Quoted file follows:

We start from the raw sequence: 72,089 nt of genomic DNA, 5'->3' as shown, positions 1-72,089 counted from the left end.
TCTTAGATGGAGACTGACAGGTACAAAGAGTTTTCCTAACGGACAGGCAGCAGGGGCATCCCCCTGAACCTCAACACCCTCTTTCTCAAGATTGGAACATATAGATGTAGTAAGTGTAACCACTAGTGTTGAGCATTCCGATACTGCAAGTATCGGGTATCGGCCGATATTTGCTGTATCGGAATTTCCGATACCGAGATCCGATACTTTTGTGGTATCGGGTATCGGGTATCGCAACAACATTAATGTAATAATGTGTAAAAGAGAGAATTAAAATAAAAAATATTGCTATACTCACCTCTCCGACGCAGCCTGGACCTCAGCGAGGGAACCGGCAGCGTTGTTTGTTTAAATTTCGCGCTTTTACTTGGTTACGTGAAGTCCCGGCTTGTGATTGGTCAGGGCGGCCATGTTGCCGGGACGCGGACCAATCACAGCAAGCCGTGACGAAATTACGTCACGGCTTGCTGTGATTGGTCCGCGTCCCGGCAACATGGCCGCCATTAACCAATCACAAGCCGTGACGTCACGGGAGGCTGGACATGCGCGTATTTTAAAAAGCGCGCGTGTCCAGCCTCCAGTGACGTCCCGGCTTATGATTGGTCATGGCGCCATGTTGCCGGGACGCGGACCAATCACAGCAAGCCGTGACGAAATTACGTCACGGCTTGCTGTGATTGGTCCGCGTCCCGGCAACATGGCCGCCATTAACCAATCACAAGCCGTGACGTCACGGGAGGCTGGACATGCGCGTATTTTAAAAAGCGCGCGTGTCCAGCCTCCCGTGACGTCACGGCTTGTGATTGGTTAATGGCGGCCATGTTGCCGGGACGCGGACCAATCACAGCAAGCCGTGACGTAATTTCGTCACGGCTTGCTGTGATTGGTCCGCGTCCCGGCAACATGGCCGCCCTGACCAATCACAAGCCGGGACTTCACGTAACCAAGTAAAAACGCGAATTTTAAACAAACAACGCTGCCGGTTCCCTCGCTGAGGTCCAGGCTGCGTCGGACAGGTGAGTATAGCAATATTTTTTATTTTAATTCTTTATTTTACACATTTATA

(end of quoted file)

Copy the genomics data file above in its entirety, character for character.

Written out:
We start from the raw sequence: 72,089 nt of genomic DNA, 5'->3' as shown, positions 1-72,089 counted from the left end.
TCTTAGATGGAGACTGACAGGTACAAAGAGTTTTCCTAACGGACAGGCAGCAGGGGCATCCCCCTGAACCTCAACACCCTCTTTCTCAAGATTGGAACATATAGATGTAGTAAGTGTAACCACTAGTGTTGAGCATTCCGATACTGCAAGTATCGGGTATCGGCCGATATTTGCTGTATCGGAATTTCCGATACCGAGATCCGATACTTTTGTGGTATCGGGTATCGGGTATCGCAACAACATTAATGTAATAATGTGTAAAAGAGAGAATTAAAATAAAAAATATTGCTATACTCACCTCTCCGACGCAGCCTGGACCTCAGCGAGGGAACCGGCAGCGTTGTTTGTTTAAATTTCGCGCTTTTACTTGGTTACGTGAAGTCCCGGCTTGTGATTGGTCAGGGCGGCCATGTTGCCGGGACGCGGACCAATCACAGCAAGCCGTGACGAAATTACGTCACGGCTTGCTGTGATTGGTCCGCGTCCCGGCAACATGGCCGCCATTAACCAATCACAAGCCGTGACGTCACGGGAGGCTGGACATGCGCGTATTTTAAAAAGCGCGCGTGTCCAGCCTCCAGTGACGTCCCGGCTTATGATTGGTCATGGCGCCATGTTGCCGGGACGCGGACCAATCACAGCAAGCCGTGACGAAATTACGTCACGGCTTGCTGTGATTGGTCCGCGTCCCGGCAACATGGCCGCCATTAACCAATCACAAGCCGTGACGTCACGGGAGGCTGGACATGCGCGTATTTTAAAAAGCGCGCGTGTCCAGCCTCCCGTGACGTCACGGCTTGTGATTGGTTAATGGCGGCCATGTTGCCGGGACGCGGACCAATCACAGCAAGCCGTGACGTAATTTCGTCACGGCTTGCTGTGATTGGTCCGCGTCCCGGCAACATGGCCGCCCTGACCAATCACAAGCCGGGACTTCACGTAACCAAGTAAAAACGCGAATTTTAAACAAACAACGCTGCCGGTTCCCTCGCTGAGGTCCAGGCTGCGTCGGACAGGTGAGTATAGCAATATTTTTTATTTTAATTCTTTATTTTACACATTTATA